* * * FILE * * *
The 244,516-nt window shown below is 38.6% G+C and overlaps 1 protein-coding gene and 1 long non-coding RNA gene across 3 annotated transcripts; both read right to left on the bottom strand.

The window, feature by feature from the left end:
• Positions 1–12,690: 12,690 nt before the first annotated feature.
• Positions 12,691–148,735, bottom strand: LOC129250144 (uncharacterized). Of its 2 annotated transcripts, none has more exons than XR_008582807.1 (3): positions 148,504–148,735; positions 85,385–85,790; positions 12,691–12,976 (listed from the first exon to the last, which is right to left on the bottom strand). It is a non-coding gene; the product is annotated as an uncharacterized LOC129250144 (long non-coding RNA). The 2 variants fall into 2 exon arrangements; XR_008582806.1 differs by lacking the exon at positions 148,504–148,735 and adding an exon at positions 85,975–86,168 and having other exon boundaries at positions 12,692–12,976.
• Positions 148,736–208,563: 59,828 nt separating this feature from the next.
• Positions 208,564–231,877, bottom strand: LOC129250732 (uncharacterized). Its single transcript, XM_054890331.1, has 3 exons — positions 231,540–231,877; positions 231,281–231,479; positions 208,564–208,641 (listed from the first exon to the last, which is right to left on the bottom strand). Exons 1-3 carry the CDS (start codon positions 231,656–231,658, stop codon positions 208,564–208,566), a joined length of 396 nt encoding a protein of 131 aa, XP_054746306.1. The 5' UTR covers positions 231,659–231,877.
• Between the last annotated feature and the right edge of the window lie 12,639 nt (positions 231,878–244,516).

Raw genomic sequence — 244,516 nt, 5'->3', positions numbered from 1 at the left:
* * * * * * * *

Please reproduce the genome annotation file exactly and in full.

The 244,516-nt window shown below is 38.6% G+C and overlaps 1 protein-coding gene and 1 long non-coding RNA gene across 3 annotated transcripts; both read right to left on the bottom strand.

The window, feature by feature from the left end:
• Positions 1–12,690: 12,690 nt before the first annotated feature.
• Positions 12,691–148,735, bottom strand: LOC129250144 (uncharacterized). Of its 2 annotated transcripts, none has more exons than XR_008582807.1 (3): positions 148,504–148,735; positions 85,385–85,790; positions 12,691–12,976 (listed from the first exon to the last, which is right to left on the bottom strand). It is a non-coding gene; the product is annotated as an uncharacterized LOC129250144 (long non-coding RNA). The 2 variants fall into 2 exon arrangements; XR_008582806.1 differs by lacking the exon at positions 148,504–148,735 and adding an exon at positions 85,975–86,168 and having other exon boundaries at positions 12,692–12,976.
• Positions 148,736–208,563: 59,828 nt separating this feature from the next.
• Positions 208,564–231,877, bottom strand: LOC129250732 (uncharacterized). Its single transcript, XM_054890331.1, has 3 exons — positions 231,540–231,877; positions 231,281–231,479; positions 208,564–208,641 (listed from the first exon to the last, which is right to left on the bottom strand). Exons 1-3 carry the CDS (start codon positions 231,656–231,658, stop codon positions 208,564–208,566), a joined length of 396 nt encoding a protein of 131 aa, XP_054746306.1. The 5' UTR covers positions 231,659–231,877.
• Between the last annotated feature and the right edge of the window lie 12,639 nt (positions 231,878–244,516).

Raw genomic sequence — 244,516 nt, 5'->3', positions numbered from 1 at the left: